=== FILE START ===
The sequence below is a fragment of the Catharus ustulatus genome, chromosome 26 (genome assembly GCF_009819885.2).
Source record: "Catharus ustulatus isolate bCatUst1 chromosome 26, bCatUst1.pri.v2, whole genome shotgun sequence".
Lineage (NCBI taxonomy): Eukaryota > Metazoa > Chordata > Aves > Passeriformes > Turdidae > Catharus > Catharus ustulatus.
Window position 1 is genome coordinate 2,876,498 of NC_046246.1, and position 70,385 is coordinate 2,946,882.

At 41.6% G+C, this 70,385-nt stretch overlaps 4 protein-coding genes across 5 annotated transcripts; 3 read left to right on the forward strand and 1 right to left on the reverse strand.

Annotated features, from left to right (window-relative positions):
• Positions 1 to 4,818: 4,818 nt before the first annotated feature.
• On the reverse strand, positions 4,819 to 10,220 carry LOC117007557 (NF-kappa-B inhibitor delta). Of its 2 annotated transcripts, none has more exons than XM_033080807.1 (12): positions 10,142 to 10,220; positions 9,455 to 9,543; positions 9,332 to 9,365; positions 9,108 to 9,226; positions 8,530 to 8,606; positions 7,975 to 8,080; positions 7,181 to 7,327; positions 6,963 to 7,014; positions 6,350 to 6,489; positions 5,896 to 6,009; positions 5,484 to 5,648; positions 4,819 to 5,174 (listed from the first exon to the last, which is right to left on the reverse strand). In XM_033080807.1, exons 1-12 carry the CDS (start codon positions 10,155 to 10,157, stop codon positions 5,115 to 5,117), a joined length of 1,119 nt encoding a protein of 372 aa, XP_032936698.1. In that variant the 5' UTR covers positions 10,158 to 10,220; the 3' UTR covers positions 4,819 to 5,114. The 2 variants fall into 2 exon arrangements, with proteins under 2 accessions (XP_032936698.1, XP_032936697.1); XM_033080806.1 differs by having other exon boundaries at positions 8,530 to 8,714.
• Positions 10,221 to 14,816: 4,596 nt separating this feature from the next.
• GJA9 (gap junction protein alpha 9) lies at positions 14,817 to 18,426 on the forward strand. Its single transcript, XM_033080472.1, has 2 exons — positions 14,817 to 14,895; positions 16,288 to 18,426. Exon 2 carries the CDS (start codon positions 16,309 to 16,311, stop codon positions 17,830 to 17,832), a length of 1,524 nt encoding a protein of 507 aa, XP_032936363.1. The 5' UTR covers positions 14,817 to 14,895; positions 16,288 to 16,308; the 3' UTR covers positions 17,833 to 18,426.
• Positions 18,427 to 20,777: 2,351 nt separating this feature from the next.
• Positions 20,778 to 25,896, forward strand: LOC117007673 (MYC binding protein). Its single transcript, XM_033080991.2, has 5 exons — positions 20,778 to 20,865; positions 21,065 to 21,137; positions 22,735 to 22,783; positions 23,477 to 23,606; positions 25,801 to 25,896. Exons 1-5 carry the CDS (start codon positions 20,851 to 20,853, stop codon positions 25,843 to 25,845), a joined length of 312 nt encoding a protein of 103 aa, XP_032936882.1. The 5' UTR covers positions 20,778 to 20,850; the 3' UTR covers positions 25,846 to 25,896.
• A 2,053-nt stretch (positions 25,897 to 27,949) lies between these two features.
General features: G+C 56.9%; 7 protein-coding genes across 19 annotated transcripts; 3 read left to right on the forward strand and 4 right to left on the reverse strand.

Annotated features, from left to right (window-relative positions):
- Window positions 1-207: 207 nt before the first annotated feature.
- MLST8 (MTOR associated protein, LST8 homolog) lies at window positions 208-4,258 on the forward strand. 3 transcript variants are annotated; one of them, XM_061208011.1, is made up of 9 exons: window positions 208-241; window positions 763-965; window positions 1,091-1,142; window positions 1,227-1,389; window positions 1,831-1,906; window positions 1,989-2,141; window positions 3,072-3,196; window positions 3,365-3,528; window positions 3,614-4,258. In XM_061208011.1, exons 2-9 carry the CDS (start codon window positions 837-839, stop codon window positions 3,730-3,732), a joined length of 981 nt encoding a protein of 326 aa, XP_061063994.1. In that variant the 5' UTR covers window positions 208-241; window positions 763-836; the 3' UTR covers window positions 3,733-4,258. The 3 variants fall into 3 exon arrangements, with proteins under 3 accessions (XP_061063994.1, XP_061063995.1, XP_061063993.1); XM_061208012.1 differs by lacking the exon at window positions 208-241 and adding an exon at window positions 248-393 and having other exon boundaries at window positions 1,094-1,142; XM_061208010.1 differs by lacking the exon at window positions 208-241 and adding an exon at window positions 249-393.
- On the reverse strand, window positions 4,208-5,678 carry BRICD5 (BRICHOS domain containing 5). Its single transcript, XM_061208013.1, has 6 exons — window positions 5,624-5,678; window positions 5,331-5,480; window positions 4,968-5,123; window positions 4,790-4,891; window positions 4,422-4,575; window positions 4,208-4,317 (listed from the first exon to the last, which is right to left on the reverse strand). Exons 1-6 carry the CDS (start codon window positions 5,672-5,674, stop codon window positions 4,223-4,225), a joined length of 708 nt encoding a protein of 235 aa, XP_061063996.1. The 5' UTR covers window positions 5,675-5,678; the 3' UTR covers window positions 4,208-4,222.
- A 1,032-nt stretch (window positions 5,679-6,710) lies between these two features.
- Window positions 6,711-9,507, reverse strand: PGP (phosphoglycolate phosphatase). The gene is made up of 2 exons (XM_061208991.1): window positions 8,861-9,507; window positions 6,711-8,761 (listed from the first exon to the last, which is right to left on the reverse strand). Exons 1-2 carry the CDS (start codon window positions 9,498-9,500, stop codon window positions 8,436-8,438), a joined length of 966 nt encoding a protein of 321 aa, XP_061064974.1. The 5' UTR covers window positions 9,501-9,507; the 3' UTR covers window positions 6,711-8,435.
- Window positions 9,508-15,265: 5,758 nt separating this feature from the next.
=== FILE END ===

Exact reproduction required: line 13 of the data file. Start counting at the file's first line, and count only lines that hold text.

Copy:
• A 2,053-nt stretch (positions 25,897 to 27,949) lies between these two features.